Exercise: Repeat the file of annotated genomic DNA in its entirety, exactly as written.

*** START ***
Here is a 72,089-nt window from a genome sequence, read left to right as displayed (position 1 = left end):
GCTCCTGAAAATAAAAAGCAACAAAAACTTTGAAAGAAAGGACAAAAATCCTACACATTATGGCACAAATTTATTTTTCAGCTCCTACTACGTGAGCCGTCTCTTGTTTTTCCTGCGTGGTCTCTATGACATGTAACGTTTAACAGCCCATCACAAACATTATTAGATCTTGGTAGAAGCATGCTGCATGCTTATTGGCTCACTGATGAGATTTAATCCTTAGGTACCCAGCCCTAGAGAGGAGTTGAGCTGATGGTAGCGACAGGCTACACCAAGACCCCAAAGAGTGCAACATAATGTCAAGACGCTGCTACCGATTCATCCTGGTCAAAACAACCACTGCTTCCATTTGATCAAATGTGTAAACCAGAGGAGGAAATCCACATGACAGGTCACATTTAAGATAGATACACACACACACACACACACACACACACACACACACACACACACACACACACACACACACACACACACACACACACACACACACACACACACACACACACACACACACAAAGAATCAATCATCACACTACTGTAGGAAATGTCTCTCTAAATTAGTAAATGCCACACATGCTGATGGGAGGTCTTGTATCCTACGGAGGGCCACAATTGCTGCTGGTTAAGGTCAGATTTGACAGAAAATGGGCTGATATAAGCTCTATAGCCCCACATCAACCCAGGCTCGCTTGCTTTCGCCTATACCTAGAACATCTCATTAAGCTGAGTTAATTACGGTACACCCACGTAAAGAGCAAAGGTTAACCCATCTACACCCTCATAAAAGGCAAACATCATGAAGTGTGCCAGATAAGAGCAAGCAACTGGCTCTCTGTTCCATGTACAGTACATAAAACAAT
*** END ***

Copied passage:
Here is a 72,089-nt window from a genome sequence, read left to right as displayed (position 1 = left end):
GCTCCTGAAAATAAAAAGCAACAAAAACTTTGAAAGAAAGGACAAAAATCCTACACATTATGGCACAAATTTATTTTTCAGCTCCTACTACGTGAGCCGTCTCTTGTTTTTCCTGCGTGGTCTCTATGACATGTAACGTTTAACAGCCCATCACAAACATTATTAGATCTTGGTAGAAGCATGCTGCATGCTTATTGGCTCACTGATGAGATTTAATCCTTAGGTACCCAGCCCTAGAGAGGAGTTGAGCTGATGGTAGCGACAGGCTACACCAAGACCCCAAAGAGTGCAACATAATGTCAAGACGCTGCTACCGATTCATCCTGGTCAAAACAACCACTGCTTCCATTTGATCAAATGTGTAAACCAGAGGAGGAAATCCACATGACAGGTCACATTTAAGATAGATACACACACACACACACACACACACACACACACACACACACACACACACACACACACACACACACACACACACACACACACACACACACACACACACACACACACACACAAAGAATCAATCATCACACTACTGTAGGAAATGTCTCTCTAAATTAGTAAATGCCACACATGCTGATGGGAGGTCTTGTATCCTACGGAGGGCCACAATTGCTGCTGGTTAAGGTCAGATTTGACAGAAAATGGGCTGATATAAGCTCTATAGCCCCACATCAACCCAGGCTCGCTTGCTTTCGCCTATACCTAGAACATCTCATTAAGCTGAGTTAATTACGGTACACCCACGTAAAGAGCAAAGGTTAACCCATCTACACCCTCATAAAAGGCAAACATCATGAAGTGTGCCAGATAAGAGCAAGCAACTGGCTCTCTGTTCCATGTACAGTACATAAAACAAT